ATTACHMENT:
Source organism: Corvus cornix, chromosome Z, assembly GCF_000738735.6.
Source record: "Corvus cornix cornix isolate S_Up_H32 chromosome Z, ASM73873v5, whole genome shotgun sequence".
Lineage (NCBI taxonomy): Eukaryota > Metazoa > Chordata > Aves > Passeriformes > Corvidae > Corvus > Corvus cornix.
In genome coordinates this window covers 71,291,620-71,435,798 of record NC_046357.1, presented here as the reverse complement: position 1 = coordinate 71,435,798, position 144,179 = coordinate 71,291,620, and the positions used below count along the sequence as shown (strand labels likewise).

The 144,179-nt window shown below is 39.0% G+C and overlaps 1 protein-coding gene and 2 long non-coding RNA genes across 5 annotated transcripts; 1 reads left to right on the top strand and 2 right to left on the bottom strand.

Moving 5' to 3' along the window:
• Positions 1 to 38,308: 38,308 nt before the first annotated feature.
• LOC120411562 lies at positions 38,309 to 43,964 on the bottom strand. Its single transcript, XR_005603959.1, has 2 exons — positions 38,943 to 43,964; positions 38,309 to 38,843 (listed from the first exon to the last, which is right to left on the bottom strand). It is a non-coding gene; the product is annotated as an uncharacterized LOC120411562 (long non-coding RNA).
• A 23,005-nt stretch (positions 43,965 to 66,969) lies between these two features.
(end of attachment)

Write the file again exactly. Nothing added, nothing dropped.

Source organism: Corvus cornix, chromosome Z, assembly GCF_000738735.6.
Source record: "Corvus cornix cornix isolate S_Up_H32 chromosome Z, ASM73873v5, whole genome shotgun sequence".
Lineage (NCBI taxonomy): Eukaryota > Metazoa > Chordata > Aves > Passeriformes > Corvidae > Corvus > Corvus cornix.
In genome coordinates this window covers 71,291,620-71,435,798 of record NC_046357.1, presented here as the reverse complement: position 1 = coordinate 71,435,798, position 144,179 = coordinate 71,291,620, and the positions used below count along the sequence as shown (strand labels likewise).

The 144,179-nt window shown below is 39.0% G+C and overlaps 1 protein-coding gene and 2 long non-coding RNA genes across 5 annotated transcripts; 1 reads left to right on the top strand and 2 right to left on the bottom strand.

Moving 5' to 3' along the window:
• Positions 1 to 38,308: 38,308 nt before the first annotated feature.
• LOC120411562 lies at positions 38,309 to 43,964 on the bottom strand. Its single transcript, XR_005603959.1, has 2 exons — positions 38,943 to 43,964; positions 38,309 to 38,843 (listed from the first exon to the last, which is right to left on the bottom strand). It is a non-coding gene; the product is annotated as an uncharacterized LOC120411562 (long non-coding RNA).
• A 23,005-nt stretch (positions 43,965 to 66,969) lies between these two features.